It didn't take me long to know what I would do with my new found bounty. I was talking about it before we even reached our front porch. I would make apple butter, loaded with spices and sugar and just delicious. By 2:00 the next day, I had two beautiful jars of apple butter to put away in the pantry, and one container in the refrigerator to eat immediately.

This recipe was developed from several others; I primarily went off of my mother's pear butter recipe which I have made in the past, but I also referred to Elyse's recipe at Simply Recipes and some posts on the web. I read several posts on a message board about cooking apple butter in the oven (after the initial 20 minute cooking). This resulted in a gorgeously dark and rich apple butter.

By the way, you can use several different kinds of apples, particularly those that you would use for a pie, crisp or baking. Stay away from Golden or Red Delicious.

Apple Butter

2-3 pounds apples, peeled and cored and sliced
1/4 cup apple cider vinegar
1/4 cup water
zest and juice of one lemon
1-3 cups brown sugar
1 teaspoon cinnamon
1/2 teaspoon allspice
1/2 teaspoon cloves

Place the apples, vinegar, water, lemon juice and zest in a large oven-proof pot. Bring to a simmer and cook over medium-low heat for about 20 minutes, stirring occasionally.

Pour the cooked apples into a blender or food processor and blend until well pureed.
Return the pureed apples to the pot, measuring as you go. For every cup of blended apples that you have, add 1/2 cup brown sugar.* Add the spices to the pot. Cover the pot and put the whole thing in the oven. Cook for 2-3 hours at 300 degrees, stirring every half hour. When you stir the pot, taste for sugar and spices; you may want to add more depending on your preferences.

Store in the refrigerator, or seal in canning jars to store for months (or years) in your pantry, give away for Christmas gifts, etc. If you're not familiar with canning process, The Pioneer Woman gives step-by-step instructions here.

*You might want to go easy on the sugar to begin; you can always add sugar as you go.

Oh, and "thank you" to our kind neighbors, for sharing your apples.

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Wednesday, September 9, 2009

Southern at Heart

This is quickly climbing my favorite cookbooks list:

This cookbook has lovely stories and the recipes are fun to read. "Fun to read, you say?" Well, it's fun to compare other southerner's recipes with my own and those of my family. Southern cooking is an art form. It's a way of life. It will always point to home.

To me, southern cooking is embodied in the summer by fresh vegetables, cornbread muffins (Lula's recipe), the best seafood (often a competition among my uncles) and my dad's fig ice cream. Winter brings the same divine Dressing casserole, Lala's Corn Pudding, Sweet Potato Casserole and Smoked Turkey to our Christmas and Thanksgiving tables each year. The list goes on, and hopefully I will be able to share some of my family's southern recipes with you.

The interesting thing about Matt and Ted Lee is that they are not originally southerners. They were born in New York City and moved to Charleston during their Pre-Adolescent years. When they returned to NYC, it became evident that southern heritage and cooking had a strong hold on their hearts.

If you read the Lee Bros. cookbook, you will discover that they began a southern shipping company after they tried selling boiled peanuts in New York. This launched them into a world of southern food, and they began developing their own southern style. The book is full of classic southern recipes, many from South Carolina Locals and more their own take on those classics. I loved comparing their pear chutney recipe with my own and I cannot wait to try their grits casserole. Their buttermilk sweet potato pie, however, was quite possibly the sole reason that I could not wait to buy this book. Of course, the book has a recipe for boiled peanuts, too.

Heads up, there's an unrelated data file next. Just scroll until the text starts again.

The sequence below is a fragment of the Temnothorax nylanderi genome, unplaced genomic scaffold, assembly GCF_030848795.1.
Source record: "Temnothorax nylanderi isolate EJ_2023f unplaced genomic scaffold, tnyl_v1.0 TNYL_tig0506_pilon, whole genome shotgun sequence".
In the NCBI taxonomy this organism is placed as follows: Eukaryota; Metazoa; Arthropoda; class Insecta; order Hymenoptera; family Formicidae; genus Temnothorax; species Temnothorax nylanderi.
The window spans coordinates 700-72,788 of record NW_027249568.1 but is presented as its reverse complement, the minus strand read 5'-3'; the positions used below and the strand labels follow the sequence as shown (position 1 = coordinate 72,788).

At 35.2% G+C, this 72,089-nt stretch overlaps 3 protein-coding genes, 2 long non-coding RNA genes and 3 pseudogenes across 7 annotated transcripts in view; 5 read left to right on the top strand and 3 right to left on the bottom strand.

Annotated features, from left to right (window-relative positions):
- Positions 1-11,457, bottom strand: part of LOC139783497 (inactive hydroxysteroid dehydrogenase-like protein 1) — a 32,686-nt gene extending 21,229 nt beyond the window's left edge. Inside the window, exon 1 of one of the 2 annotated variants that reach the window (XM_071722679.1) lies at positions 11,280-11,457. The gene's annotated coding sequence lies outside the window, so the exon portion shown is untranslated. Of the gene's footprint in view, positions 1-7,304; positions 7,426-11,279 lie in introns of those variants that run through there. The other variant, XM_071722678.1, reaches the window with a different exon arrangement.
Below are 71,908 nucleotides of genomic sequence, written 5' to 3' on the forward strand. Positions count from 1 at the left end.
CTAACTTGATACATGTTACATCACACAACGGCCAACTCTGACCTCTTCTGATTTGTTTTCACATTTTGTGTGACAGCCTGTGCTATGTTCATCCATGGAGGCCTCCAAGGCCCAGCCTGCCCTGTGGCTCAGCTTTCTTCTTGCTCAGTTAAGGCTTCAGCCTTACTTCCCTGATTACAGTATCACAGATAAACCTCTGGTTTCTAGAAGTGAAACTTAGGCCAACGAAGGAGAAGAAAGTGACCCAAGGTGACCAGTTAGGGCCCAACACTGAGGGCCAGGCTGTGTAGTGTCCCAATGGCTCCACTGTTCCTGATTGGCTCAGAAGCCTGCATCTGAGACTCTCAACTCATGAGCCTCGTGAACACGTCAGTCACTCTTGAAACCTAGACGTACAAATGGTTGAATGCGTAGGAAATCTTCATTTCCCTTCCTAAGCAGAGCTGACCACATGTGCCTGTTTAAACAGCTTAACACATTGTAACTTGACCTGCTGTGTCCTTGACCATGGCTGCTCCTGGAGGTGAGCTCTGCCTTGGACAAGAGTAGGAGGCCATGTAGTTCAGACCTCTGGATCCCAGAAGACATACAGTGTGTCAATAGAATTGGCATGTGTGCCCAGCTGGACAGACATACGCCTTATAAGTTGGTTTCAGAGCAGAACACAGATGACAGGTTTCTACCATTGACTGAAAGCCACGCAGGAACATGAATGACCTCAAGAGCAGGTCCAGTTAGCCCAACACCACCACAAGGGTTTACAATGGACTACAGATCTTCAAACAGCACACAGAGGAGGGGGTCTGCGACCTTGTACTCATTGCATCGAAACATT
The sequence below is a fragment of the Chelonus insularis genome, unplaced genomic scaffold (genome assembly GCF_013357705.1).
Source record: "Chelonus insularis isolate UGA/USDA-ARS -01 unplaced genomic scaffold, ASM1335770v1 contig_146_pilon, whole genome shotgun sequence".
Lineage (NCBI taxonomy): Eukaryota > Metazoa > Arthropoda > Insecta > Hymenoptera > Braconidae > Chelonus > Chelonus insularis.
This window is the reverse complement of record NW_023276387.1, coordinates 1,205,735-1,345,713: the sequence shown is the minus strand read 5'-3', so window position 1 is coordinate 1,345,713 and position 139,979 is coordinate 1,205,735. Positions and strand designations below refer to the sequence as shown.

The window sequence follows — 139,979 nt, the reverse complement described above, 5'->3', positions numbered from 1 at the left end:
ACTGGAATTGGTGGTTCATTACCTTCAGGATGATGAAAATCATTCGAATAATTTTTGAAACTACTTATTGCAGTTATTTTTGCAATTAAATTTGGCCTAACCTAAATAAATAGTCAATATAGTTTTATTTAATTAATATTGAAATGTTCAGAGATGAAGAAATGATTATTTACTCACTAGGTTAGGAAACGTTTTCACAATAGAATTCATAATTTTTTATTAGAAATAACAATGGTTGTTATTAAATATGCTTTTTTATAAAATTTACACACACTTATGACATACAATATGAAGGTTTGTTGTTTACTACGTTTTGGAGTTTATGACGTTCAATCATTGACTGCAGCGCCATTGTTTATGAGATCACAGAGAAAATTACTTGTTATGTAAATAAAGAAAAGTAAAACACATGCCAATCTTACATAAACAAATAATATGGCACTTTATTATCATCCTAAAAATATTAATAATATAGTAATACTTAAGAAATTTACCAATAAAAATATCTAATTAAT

Boiled peanuts are quintessentially southern, and are sold at many gas stations and road side stands throughout the south. Despite my love all things southern, I had never made boiled peanuts, and really did not eat them unless I was with my friend Becky who always bought them from a man in the mall parking lot. We had a few friends over for a barbecue this week, mostly southerners, and I decided that it was time. I made boiled peanuts. And for just a few hours, I was home.

Boiled Peanuts

From the Lee Bros. Southern Cookbook

2 pounds raw peanuts, unshelled
1 1/2 cups salt, plus more to taste
4 gal. water, plus more as needed

In a 3-gallon stockpot, dissolve ½ cup of salt in 2 gallons of water and add the peanuts. (The peanuts will float, but you can keep most of them submerged by using a dinner plate as a cap.)* Allow the peanuts to soak for 8 hours or overnight.

Discard the soaking water. Fill the pot with 2 gallons of fresh water and the remaining cup of salt. Bring to a boil. Lower the heat to medium-low, and cook at a low boil, covered, for 5 to 8 hours. Keep the water in the pot at roughly the same level with hourly additions of 2 cups water until the peanuts are soft. (South Carolina-style peanuts are very soft, but some cooks prefer them al dente.)

When the peanuts have boiled for 3 hours, check them for texture and saltiness. Allow a peanut to cool, then crack open the shell to get at the kernels inside. If you find them too salty, remove some brine with a ladle or small pot and replace it with an equal amount of fresh water. If the peanuts are not salty enough, add salt in ¼-cup increments, turn off the heat, and let them soak for an hour to absorb the salt. If the peanuts are too crunchy for your taste, boil on. It can take as long as 12 hours if you prefer them mushroom-soft. Sample them every hour.**